October 2015 – 24 x 36 inches – Acrylic
This painting was completed as a wedding present for my dear friends Kristin and Dave. I have known them both for many years and served as the best man in their wedding. Having knowledge of their interests and personalities, I wanted this painting to combine many deep elements which the couple would find meaningful. The piece now hangs above the fireplace in their library.
July 2015 – 16 x 40 inches – Acrylic – For Sale
This painting was originally supposed to be a simple white feather atop a colorful background. As in my previous painting, Feather of Truth, it was inspired by the Egyptian hieroglyph symbolizing Ma’at. Mid-way through painting, I decided to give it a mystical and otherworldly quality so I added the metallic gold paint. It reflects light from certain angles (see pictures below). I like to imagine that it’s the plume of some ancient creature from mythology, perhaps a Sphinx or Pegasus.
December 2014 – 51 x 36 inches – Acrylic – For Sale
This painting allowed me to branch out of my usual color palate, as I tend to work with neutral and earth-tone colors more than blues and greens. A peacock was the first thing that came to mind when I looked at the paint colors before me and I knew that it would make for a perfect model. This is my largest painting when measured by square inch.
November 2014 – 20 x 16 inches – Pencil
The original King Kong is one of my favorite movies. I can watch it repeatedly without getting tired of it. It revolutionized cinematic special effects, soundtracks, and told a story which still hasn’t lost its appeal. The sacrificial scene is one of my favorites, and I knew I would greatly enjoy drawing all of the details from the altar and wall. The angle of the drawing was never shown on-screen, so I needed to use behind-the-scenes photos and multiple screencaps to ensure that the details were correct.
October 2014 – 24 x 18 inches – Acrylic
This image was painted for my good friend Liza. The leaves of the tree are painted in metallic silver so that they reflect light. This gives the painting multiple appearances. Sometimes the background colors pop, other times they are overshadowed by the reflection of the leaves. The trunk and branches appear lighter than the leaves from certain angles and darker than the leaves from others. The silver paint was not part of my concept, but I am glad that I was feeling experimental at the time.
March 2014 – 24 x 48 inches – Mixed-Media
The goal of this project was to try something that I’ve never done before. I was doodling a sketch of Cleopatra in her vulture crown when I realized how beautiful it would look if the feathers actually protruded from the canvas. And so, my first mixed media painting was born. I began with a traditional acrylic painting of Cleopatra’s face. I then molded four pieces of clay to be glued to the canvas: the vulture head, two pieces of crown lining, and the top of the ear. The final pieces were the feathers, 191 in total! Each feather was hand-cut from cardstock and painted with four layers of silver paint.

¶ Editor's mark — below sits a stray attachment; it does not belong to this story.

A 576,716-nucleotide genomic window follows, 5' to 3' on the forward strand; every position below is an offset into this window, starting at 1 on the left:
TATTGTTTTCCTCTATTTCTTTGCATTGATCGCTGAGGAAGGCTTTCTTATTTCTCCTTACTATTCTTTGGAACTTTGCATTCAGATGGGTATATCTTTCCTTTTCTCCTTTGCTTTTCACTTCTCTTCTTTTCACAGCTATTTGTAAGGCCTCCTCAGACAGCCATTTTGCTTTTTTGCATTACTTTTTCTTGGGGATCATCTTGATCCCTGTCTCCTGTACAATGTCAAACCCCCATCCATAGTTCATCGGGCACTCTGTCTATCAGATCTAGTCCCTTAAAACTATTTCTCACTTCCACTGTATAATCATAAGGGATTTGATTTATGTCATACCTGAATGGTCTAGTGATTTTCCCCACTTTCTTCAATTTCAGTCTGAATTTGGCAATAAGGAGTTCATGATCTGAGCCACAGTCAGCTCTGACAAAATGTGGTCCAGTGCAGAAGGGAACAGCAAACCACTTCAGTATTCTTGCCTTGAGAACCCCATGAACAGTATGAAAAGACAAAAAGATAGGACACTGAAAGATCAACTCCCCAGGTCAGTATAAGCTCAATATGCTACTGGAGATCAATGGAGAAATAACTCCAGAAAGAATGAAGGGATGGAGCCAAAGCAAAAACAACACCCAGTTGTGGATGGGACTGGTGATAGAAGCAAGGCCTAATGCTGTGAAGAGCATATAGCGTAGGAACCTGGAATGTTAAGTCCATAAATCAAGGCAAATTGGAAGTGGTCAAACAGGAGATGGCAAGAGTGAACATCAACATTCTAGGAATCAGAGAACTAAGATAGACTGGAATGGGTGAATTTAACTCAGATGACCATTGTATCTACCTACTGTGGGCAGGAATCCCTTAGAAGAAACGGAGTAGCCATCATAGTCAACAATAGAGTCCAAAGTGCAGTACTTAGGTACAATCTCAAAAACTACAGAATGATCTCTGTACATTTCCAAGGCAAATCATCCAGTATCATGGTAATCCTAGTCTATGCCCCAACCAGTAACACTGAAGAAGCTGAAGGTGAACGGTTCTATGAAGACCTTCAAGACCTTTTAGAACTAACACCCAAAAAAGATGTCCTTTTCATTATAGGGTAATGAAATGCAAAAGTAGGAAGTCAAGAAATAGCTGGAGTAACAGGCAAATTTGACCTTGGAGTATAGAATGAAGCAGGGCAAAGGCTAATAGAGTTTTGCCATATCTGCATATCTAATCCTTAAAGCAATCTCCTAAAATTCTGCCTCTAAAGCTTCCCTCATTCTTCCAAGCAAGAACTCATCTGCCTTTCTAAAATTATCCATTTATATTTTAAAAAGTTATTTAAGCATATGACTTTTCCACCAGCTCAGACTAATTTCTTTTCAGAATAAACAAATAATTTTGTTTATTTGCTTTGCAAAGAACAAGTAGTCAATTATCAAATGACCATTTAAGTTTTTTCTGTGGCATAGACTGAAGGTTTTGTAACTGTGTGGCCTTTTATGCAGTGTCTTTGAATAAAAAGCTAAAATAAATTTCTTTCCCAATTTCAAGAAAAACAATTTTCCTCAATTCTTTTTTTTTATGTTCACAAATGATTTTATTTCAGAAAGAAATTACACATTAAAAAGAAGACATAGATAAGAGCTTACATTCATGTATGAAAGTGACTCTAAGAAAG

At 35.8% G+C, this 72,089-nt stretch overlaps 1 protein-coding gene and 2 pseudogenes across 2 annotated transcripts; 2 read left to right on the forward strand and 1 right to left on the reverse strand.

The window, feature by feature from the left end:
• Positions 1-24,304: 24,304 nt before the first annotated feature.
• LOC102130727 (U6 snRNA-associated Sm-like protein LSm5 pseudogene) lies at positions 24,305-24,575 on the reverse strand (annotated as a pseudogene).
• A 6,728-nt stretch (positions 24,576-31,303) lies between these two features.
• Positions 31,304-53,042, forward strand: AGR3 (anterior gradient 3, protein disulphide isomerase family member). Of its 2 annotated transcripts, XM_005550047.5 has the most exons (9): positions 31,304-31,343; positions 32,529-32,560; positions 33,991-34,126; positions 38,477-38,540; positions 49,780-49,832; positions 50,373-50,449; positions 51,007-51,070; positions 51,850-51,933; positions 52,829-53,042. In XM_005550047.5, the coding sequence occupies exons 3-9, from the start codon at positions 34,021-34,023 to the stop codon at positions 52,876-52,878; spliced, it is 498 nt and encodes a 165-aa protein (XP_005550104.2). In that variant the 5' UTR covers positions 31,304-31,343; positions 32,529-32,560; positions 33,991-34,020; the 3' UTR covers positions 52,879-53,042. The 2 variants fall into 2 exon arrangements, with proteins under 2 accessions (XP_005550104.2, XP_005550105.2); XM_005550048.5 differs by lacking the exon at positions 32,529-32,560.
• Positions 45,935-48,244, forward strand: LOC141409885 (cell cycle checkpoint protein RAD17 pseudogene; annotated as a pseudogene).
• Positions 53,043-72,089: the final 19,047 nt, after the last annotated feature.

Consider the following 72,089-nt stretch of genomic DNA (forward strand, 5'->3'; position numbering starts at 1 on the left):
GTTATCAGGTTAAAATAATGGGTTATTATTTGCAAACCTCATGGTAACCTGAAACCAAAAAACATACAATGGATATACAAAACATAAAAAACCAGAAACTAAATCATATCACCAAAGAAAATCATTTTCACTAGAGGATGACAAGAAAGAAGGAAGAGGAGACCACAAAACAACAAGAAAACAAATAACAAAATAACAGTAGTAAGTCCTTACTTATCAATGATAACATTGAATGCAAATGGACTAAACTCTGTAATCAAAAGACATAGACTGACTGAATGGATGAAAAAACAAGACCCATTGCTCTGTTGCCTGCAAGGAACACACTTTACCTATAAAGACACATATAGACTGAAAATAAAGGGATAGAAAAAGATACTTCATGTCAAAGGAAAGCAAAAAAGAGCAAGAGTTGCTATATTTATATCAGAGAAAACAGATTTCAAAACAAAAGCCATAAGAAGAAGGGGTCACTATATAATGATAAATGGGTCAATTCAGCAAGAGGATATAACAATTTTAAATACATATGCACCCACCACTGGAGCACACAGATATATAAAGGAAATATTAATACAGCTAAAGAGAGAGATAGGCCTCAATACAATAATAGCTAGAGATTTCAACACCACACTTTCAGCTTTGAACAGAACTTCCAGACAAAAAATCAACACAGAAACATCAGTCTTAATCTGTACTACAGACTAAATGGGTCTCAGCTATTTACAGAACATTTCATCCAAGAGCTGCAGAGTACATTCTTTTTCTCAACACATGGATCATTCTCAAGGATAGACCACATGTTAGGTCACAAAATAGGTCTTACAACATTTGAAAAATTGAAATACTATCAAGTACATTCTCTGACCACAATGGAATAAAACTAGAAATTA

April 2014 – 20 x 16 inches – Pencil
Although I’ve had an interest in Cleopatra since I was twelve years old, I never sought out Cecil B. DeMille’s movie portrayal of the queen until this year. Like all the other silver screen Cleopatras, the movie was full of inaccuracies. But what it lacked in history, it made up for in visuals. I was captivated by the elaborate and imaginative sets built for the film. The throne room scene at the end of the movie took my breath away and I knew that I would have to capture it on paper.
March 2014 – 24 x 48 inches – Acrylic
The feather of truth is my favorite ancient Egyptian hieroglyph. It was the symbol of Ma’at, the force of truth, justice, and karma. This belief was so important to the Egyptians that they personified in the form of a goddess of the same name. In Egyptian mythology, the feather is weighed against the heart after death and only those without the heaviness of sin will pass into the afterlife.
January 2013 – 25 x 18 inches – Acrylic – Sold
I was sitting at home one summer when I was overcome with a desire to paint the Eiffel Tower. I only had two 12 x 18 inch canvases at home. Rather than wait until I went to the craft store, I decided to make-do with what I had. I spaced the canvases like the panes of a window and gave them a frosted look. When finished, the colors and patterns reminded me of fog, snow, and clouds, which gave the painting its name.
January 2013 – 38 x 75 inches – Acrylic
Illumination was my first multiple-canvas painting. It was also the first painting I completed without a concept drawing preceding it. It was very liberating to add colors and shapes without a guide and this practice soon became a standard for me. I chose an asymmetrical layout because it was so different from anything I had ever done before. The tree took seven times longer to paint than the entire background and border.